Disney World’s long wait Problem
By Carlye Wisel
In addition to several of the already fine and acceptable responses, Disney spends a lot of money and effort on queuing theory study and practice. Their parks are ideal labs to practice with and to have thousands of subjects for what queuing experiments they may want to try every day. A typical attraction at a Disney park will have a throughput of up to 2000 people in an hour. That gives Disney ample opportunity to tweak little things in their queues and see if the tweaks lead to shorter wait times or longer wait times. There are so many thousands of people who line up to experience Disney attractions that they can predict the expected wait times for almost every attraction at any given time and in any circumstance. They can use their vast tactical database estimate wait times when it is raining, they can estimate wait times when it is over 90 degrees. They can estimate wait times when there is a Super bowl or World Series game going on. They can estimate wait times in almost any circumstance.
With statisticians, programmers and data scientists among its eight full-time staff members and dozen part-time employees, Touring Plan upends trips to Disneyland, Walt Disney World and Universal Orlando resorts with customizable itineraries centered on how to smartly skip the lines at every single theme park. In addition to optimizing which time to board each attraction with its Touring Plans itinerary guides, their free-with-subscription app, Lines, says how long you’ll actually wait in every line, and the freakishly accurate Crowd Calendar recommends the best times to book a trip, even displaying how busy each theme park will be in advance.
Never-ending lines are such a hindrance to theme park enjoyment that both Disney and Universal parks have made strides to eradicate them. Disneyland’s Fast Pass program and Walt Disney World’s Fast Pass+ online booking system allows guests to “skip the line” on certain attractions throughout the parks, with Universal Studios Hollywood and Universal Orlando Resort’s for-purchase Express Pass doing the same. Universal Orlando has even begun enabling a “Virtual Line” on newer attractions, with its third theme park, Volcano Bay, going fully queue-less.
With all that time freed up to wander the parks — Touring Plans boasts saving users up to four hours in line each day — you may be wondering where to dine, drink or stay. Good thing there’s a data set for that, too: guest feedback. Test co-authors The Unofficial Guide to Walt Disney World, which reprints annually and gathers hundreds of thousands of reader surveys, outlining trends among some of the resort’s most passionate guests.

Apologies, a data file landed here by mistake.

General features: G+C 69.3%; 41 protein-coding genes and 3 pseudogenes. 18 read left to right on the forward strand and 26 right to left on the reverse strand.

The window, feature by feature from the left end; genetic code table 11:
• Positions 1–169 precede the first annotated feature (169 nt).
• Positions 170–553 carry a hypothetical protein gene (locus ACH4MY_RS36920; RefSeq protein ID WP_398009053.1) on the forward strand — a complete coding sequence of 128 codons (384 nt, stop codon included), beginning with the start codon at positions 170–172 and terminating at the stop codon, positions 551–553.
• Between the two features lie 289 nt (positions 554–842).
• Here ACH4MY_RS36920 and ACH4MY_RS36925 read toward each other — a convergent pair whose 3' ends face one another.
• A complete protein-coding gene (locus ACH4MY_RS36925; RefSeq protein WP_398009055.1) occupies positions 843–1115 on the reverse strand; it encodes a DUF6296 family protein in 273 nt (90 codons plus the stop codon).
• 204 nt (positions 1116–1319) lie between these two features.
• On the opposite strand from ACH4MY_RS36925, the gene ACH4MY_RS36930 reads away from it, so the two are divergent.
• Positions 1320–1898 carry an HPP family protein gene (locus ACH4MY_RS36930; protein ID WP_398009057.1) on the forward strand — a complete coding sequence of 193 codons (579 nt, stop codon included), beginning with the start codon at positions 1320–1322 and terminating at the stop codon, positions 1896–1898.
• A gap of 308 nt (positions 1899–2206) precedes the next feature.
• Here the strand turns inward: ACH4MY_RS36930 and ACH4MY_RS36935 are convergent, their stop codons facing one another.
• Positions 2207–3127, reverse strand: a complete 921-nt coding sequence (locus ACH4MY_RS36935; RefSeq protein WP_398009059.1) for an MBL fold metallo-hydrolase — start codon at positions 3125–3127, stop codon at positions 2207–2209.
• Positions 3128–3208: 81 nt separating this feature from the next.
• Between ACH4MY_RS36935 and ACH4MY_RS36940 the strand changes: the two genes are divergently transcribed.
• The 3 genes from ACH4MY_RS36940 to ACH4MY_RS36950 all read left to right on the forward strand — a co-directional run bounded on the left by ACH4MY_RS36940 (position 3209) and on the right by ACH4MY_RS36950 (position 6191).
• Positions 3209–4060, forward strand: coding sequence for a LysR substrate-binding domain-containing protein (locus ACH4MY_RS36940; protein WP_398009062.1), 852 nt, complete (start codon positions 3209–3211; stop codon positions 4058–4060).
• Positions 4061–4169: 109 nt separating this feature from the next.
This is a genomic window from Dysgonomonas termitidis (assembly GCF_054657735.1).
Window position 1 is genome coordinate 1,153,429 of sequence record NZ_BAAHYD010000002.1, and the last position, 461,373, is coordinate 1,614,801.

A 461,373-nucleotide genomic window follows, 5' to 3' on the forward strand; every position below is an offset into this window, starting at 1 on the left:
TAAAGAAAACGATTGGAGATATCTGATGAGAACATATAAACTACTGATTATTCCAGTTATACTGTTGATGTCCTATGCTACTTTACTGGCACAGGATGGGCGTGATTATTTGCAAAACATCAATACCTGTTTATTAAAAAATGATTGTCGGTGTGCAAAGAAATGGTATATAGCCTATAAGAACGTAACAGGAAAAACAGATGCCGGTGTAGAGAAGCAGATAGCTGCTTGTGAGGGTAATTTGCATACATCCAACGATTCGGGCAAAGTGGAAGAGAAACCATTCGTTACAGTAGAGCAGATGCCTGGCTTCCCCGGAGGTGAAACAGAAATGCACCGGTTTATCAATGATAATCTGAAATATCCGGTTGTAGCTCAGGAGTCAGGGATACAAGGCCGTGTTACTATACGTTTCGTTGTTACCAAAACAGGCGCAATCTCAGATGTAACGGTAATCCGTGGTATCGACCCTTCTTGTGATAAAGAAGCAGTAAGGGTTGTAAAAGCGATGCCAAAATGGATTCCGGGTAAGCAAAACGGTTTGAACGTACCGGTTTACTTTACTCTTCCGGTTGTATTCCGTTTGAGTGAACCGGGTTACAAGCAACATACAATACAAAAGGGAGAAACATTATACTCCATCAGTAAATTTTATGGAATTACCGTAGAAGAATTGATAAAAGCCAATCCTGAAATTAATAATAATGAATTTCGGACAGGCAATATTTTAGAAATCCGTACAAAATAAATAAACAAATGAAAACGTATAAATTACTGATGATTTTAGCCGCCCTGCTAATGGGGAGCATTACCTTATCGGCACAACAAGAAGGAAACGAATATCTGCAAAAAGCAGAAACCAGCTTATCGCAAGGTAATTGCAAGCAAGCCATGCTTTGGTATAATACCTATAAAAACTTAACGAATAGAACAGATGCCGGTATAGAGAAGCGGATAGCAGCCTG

What is a problem, i.e., something that’s going wrong, that might be able to be remedied or better understood by creating a computational or mathematical model for the real-world phenomenon? For example, “Customers find wait times for rides at Disney World to be unacceptable.”
On rare occasions, wait times will be deliberately inflated to steer guests to other areas of the park, but they’re usually wrong due to how they’re measured. If a theme park clocks someone’s wait in line from start to finish as forty minutes, the current wait for the attraction wouldn’t be forty minutes, despite that being posted. In actuality, that’s what the wait was if you got in line forty minute ago. Test’s system accounts for this with an “intraday adjustment”, giving Touring Plans times more accuracy in its “actual wait” times.
What is the background on this problem? What information must one understand to be able to understand the problem?
Never-ending lines are such a hindrance to theme park enjoyment that both Disney and Universal parks have made strides to eradicate them. Disneyland’s Fast Pass program and Walt Disney World’s Fast Pass+ online booking system allows guests to “skip the line” on certain attractions throughout the parks, with Universal Studios Hollywood and Universal Orlando Resort’s for-purchase Express Pass doing the same. One should have knowledge of about the theme parks and their wait times.
What is the impact of the problem? Whom does it affect and how?
It effects the customer and visitor of the Park and it also effects the annual budget.
Disney queue time data is available on several websites with varying levels of sophistication, but I chose to use a very simple set of average wait times. It’s well known that park attendance is highly seasonal, so I chose to only look at data that matches the predicted crowd level for the days we will be there. We’re also going to focus this particular analysis on my family’s seven must-see attractions at The Magic Kingdom.
A version of this article appears in print on December 28, 2010, on Page B1 of the New York edition with the headline: Disney Technology Tackles a Theme-Park Headache: Lines. Order Reprints| Today’s Paper
Disney Tackles Major Theme Park Problem NYTIMES